To heck with conventionality. Sometimes, you have to change direction and go bold. Sometimes, despite years of complex-systems study and academic obscurity, the rainbow beckons, you follow and real-world gold results.
And if it gets someone like Elon Musk’s attention, generates national acclaim for the Luddy School of Informatics, Computing and Engineering, targets “bad actors” using social media to manipulate and distort, aids understanding of Twitter trends during elections and more, all the better.
So here is Kai-Cheng “Kevin” Yang, standing in the shadow of Luddy Hall on a hot, breezeless August afternoon, contemplating Observatory on Social Media research projects gone mainstream.
“It’s not like a typical academic setting,” the Ph.D. candidate in Informatics says. “It’s more like we’re building a product. That’s the nature of the thing.”
When you offer intriguing names such as Botometer, BotAmp and Hoaxy for research tools that dig deep into social media trends for the common good, well, build it and they will come.
And they have.
Yang’s advisor, Filippo Menczer, director of the Observatory on Social Media and Luddy Distinguished Professor of Informatics and Computer Science, studies the social media potential for good and bad; how harmful and dangerous it can be; how “entities” can create vulnerabilities to threaten democracies and health; and how to counter those vulnerabilities.
OSoMe (pronounced awesome) is a joint project of the Center for Complex Networks and Systems Research (CNetS) at the Luddy School, the Media School, and the Network Science Institute at Indiana University. OSoMe unites data scientists and journalists in studying the role of media and technology in society, and building tools to analyze and counter disinformation and manipulation on social media.
OSoMe has built counter-measure tools crucial to recognizing threats. It’s committed to keep the tools running and relevant. If that means extra work, roll up your sleeves and get to it.
As the self-described “lead developer and maintainer” of the Botometer and BotAmp tools, Yang does work hard, building on the work of those before him.
“To make it happen,” he says, “you have to spend a lot of time and energy on it, but I believe it’s worth it.”
Yang’s research centers on “detecting social bots on Twitter.” It analyzes social media claims to “identify inauthentic actors and adverse behaviors, and study their implications.” In other words, things on social media aren’t always what they seem, and does this change people’s thoughts and behaviors.
Menczer says it’s about understanding why a message or topic is “spreading virally across the network.” Is there a “super-spreader” involved? Are you communicating with a real person or are you being manipulated by a bot?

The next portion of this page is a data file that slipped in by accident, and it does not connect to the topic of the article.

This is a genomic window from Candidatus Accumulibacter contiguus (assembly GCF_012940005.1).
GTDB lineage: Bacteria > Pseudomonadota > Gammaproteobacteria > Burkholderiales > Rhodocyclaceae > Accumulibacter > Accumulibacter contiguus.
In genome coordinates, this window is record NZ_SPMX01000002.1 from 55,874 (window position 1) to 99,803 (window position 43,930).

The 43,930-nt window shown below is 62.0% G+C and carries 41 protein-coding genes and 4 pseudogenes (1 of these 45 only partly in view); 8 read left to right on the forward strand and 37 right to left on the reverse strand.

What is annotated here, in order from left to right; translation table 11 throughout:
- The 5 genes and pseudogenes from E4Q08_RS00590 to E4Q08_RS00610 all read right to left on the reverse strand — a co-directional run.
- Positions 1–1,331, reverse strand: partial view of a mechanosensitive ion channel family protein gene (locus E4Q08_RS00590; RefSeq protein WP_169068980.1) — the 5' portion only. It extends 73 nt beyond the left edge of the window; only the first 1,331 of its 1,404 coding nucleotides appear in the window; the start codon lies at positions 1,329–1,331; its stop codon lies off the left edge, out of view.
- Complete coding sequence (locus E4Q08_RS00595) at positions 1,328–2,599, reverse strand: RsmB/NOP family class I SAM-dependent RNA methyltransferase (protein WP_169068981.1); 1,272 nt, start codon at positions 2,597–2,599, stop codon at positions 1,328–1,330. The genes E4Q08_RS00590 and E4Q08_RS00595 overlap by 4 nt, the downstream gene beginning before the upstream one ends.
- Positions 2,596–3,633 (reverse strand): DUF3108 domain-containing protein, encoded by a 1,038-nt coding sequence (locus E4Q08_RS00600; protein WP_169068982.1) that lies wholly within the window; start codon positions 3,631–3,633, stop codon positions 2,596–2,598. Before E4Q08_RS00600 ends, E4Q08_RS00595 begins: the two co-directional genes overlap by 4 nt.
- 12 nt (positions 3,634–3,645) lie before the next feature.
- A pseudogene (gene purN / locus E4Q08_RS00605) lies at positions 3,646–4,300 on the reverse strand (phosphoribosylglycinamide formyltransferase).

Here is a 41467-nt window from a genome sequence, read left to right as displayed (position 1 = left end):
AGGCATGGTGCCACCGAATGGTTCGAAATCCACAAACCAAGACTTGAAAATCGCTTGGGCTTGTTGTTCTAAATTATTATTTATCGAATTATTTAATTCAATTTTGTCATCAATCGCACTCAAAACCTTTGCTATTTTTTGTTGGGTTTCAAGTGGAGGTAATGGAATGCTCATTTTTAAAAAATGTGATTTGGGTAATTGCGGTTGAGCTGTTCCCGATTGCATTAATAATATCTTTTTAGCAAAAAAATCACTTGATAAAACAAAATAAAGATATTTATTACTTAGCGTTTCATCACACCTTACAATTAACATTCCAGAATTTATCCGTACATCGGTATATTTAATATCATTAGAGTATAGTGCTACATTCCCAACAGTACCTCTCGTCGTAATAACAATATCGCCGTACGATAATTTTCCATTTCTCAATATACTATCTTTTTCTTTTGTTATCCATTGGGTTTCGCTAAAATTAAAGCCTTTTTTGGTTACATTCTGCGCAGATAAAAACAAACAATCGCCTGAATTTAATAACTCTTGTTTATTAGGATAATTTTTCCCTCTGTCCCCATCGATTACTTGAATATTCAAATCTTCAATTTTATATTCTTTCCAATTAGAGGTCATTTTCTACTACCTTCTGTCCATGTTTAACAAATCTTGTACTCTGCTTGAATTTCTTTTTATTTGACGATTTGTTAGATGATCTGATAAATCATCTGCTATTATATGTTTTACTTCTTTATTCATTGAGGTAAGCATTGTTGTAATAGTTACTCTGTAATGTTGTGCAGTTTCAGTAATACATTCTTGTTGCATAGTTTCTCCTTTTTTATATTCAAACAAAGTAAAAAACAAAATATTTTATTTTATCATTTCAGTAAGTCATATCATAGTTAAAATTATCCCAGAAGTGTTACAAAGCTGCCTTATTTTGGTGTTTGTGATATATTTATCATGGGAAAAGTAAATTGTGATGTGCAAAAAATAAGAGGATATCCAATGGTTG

Creating tools to analyze this involves artificial intelligence, machine learning and algorithms. It takes teamwork from experts in psychology, sociology, economics, physics, computer science and more.
“An entity can create false identities and use them in a coordinated way to manipulate opinions,” Menczer says. “It affects our interactions, our decisions and the leaders we elect.”
But if you know it’s a false identity bent on manipulation, well, knowledge is power.
Power comes from these OSoMe tools:
Botometer is designed to analyze Twitter accounts to see if they’re likely human or a bot.
“Botometer can only check one account at a time,” Yang says. “That’s useful if you want to see if it’s a bot or not.”
BotAmp explores multiple accounts. It searches Twitter to gather all the tweets mentioning a certain hashtag or topic to see if they are more likely human or bot generated.
A single person, for instance, can control thousands of bot accounts and potentially distort and inflate trend interest.
“Sometimes people see this trending topic or hashtag and wonder if many accounts are talking about it,” Yang says. “Are real people behind it? We try to make that analysis easier.”
A 0-to-5 scoring system is used. The lower the number, the more likely it’s human generated. A higher number suggests bot activity.
“We believe Botometer works well,” Yang says. “It’s useful to many people, from normal social media users to journalists doing an investigation to researchers.”
Making this information accessible to the public “is fun and important and has a real-world impact,” Yang says.
Impact could include the upcoming mid-term elections. These tools could aid in understanding social media trends and discerning truth amid misinformation noise.